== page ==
The Apostle Paul likened life to a great race when he declared: “Know ye not that they which run in a race run all, but one receiveth the prize? So run that ye may obtain.” (1 Cor. 9:24.)
And before the words of Paul fell upon the ears of his listeners, the counsel of the Preacher, the son of David, cautioned: “The race is not to the swift, nor the battle to the strong, but he that endureth to the end shall be saved.” (See Eccl. 9:11; Matt. 10:22; Mark 13:13.)
What does it take to endure in the race for eternal life, to become a champion?
To become a winner in the race for eternal life requires effort—constant work, striving, and enduring well with God’s help. But the key is that we must take it just one step at a time.
Marvin J. Ashton, “‘If Thou Endure It Well’,” Ensign, Nov 1984, 20

Wednesday, May 16, 2012

Help Us O Lord.....

A worthwhile attitude for all of us could well be, “Help us, O Lord, to remember thy love for us and help us to be fortified by thy strength when our eyes are blurred with tears of sorrow and our vision is limited.”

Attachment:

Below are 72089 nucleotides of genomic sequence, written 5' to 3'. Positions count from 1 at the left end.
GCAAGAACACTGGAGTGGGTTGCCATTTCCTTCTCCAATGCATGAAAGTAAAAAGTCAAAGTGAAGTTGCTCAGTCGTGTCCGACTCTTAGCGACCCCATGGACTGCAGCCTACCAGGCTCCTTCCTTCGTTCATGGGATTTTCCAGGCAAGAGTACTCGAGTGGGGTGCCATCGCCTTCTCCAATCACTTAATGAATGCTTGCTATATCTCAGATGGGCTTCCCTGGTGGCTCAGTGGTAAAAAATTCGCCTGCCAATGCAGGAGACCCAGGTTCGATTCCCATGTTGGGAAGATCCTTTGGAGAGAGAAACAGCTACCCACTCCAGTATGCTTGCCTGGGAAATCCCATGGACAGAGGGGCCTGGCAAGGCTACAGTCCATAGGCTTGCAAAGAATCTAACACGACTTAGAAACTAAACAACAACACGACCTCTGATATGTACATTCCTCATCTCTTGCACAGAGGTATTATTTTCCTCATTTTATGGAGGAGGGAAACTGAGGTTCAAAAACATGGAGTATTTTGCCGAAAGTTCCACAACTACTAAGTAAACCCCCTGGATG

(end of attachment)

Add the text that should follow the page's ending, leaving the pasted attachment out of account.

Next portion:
It is expedient for all of us, particularly those who may be weighed down by grief because of acts of misconduct or misfortune, to recall that even the Prophet Joseph Smith had hours of despair because of his very trying experiences in the Liberty Jail. Perhaps he too was entitled to question, “What did I do wrong? What have I done to displease Thee, O Lord? Where have I failed? Why are the answers to my prayers and pleas withheld?” In response to the feelings of his heart and mind he cried out:
“O God, where art thou? And where is the pavilion that covereth thy hiding place?” (D&C 121:1.)
The reassuring response came: “My son, peace be unto thy soul; thine adversity and thine afflictions shall be but a small moment; “And then, if thou endure it well, God shall exalt thee on high; thou shalt triumph over all thy foes.” (D&C 121:7–8.)
The promise God gave to Joseph Smith is a promise for all of us: “If thou endure it well, God shall exalt thee on high; thou shalt triumph over all thy foes,” and also over heartaches caused by misconduct of loved ones.
Marvin J. Ashton, “‘If Thou Endure It Well’,” Ensign, Nov 1984, 20

Monday, May 14, 2012

In The Past....